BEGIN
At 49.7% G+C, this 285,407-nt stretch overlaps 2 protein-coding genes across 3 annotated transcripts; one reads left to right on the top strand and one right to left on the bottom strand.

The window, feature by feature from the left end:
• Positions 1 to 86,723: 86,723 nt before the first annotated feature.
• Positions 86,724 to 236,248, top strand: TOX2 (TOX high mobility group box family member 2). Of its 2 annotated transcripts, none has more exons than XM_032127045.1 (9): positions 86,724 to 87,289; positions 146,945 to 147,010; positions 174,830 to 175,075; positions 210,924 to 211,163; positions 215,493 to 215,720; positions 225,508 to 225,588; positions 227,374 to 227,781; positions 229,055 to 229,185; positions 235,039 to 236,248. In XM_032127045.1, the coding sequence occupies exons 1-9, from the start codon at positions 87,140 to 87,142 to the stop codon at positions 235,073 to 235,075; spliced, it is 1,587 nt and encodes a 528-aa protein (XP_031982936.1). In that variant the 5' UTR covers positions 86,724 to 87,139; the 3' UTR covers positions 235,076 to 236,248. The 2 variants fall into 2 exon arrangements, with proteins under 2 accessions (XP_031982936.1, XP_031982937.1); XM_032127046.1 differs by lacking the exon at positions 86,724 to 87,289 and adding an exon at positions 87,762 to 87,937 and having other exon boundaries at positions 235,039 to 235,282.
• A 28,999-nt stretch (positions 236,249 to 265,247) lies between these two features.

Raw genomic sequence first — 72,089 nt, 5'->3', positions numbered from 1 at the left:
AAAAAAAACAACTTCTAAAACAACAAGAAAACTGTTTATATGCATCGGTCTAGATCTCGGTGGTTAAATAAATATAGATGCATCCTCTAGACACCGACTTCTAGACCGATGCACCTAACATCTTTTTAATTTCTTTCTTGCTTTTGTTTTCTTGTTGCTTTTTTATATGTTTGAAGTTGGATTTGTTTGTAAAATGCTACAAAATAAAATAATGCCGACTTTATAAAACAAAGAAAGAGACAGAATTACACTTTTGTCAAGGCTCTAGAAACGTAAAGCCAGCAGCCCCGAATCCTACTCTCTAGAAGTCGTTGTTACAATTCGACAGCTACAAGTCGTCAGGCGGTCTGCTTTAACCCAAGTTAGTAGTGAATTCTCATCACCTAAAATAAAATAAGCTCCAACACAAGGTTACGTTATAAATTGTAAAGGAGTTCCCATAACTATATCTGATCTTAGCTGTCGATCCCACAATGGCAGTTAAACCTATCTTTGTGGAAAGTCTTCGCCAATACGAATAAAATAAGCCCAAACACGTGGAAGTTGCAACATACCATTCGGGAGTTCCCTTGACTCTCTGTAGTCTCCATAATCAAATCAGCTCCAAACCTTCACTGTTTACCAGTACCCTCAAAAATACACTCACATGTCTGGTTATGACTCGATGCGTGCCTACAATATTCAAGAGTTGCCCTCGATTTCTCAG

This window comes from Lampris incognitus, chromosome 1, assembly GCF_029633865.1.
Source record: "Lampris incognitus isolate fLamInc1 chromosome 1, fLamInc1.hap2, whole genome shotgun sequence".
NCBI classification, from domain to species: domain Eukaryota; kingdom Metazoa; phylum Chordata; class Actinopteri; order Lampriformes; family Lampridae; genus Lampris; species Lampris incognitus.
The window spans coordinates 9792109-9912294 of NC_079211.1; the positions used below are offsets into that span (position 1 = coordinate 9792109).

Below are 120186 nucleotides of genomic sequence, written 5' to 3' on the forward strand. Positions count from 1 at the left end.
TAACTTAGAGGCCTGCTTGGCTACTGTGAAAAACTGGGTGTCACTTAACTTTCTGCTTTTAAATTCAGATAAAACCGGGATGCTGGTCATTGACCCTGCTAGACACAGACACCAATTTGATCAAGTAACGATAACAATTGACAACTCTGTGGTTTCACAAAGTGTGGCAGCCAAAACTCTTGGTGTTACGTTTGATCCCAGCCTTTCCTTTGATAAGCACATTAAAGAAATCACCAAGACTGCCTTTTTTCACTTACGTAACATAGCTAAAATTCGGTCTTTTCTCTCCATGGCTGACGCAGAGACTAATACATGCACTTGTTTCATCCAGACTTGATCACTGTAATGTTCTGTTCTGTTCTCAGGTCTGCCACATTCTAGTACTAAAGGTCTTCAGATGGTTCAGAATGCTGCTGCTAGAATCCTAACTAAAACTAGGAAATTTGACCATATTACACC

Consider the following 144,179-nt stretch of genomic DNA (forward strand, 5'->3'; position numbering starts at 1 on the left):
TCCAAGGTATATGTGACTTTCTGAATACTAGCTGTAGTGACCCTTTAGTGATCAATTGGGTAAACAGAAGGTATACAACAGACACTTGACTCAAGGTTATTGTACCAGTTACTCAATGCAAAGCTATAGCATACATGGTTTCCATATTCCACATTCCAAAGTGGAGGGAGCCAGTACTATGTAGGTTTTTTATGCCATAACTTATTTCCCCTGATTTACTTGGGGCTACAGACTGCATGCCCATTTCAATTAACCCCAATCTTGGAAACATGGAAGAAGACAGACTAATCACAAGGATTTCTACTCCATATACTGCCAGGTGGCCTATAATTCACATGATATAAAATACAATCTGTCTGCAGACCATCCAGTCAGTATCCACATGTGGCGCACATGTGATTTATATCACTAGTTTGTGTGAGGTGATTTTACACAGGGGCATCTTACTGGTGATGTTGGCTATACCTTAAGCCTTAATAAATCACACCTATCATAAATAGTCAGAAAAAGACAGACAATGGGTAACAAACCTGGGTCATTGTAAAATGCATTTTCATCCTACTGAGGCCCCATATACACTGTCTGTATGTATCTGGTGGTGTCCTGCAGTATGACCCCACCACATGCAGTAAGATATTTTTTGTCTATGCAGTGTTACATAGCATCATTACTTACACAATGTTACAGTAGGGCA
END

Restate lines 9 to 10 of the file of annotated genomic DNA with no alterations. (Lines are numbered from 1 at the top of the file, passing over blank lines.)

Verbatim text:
Source record: "Lampris incognitus isolate fLamInc1 chromosome 1, fLamInc1.hap2, whole genome shotgun sequence".
NCBI classification, from domain to species: domain Eukaryota; kingdom Metazoa; phylum Chordata; class Actinopteri; order Lampriformes; family Lampridae; genus Lampris; species Lampris incognitus.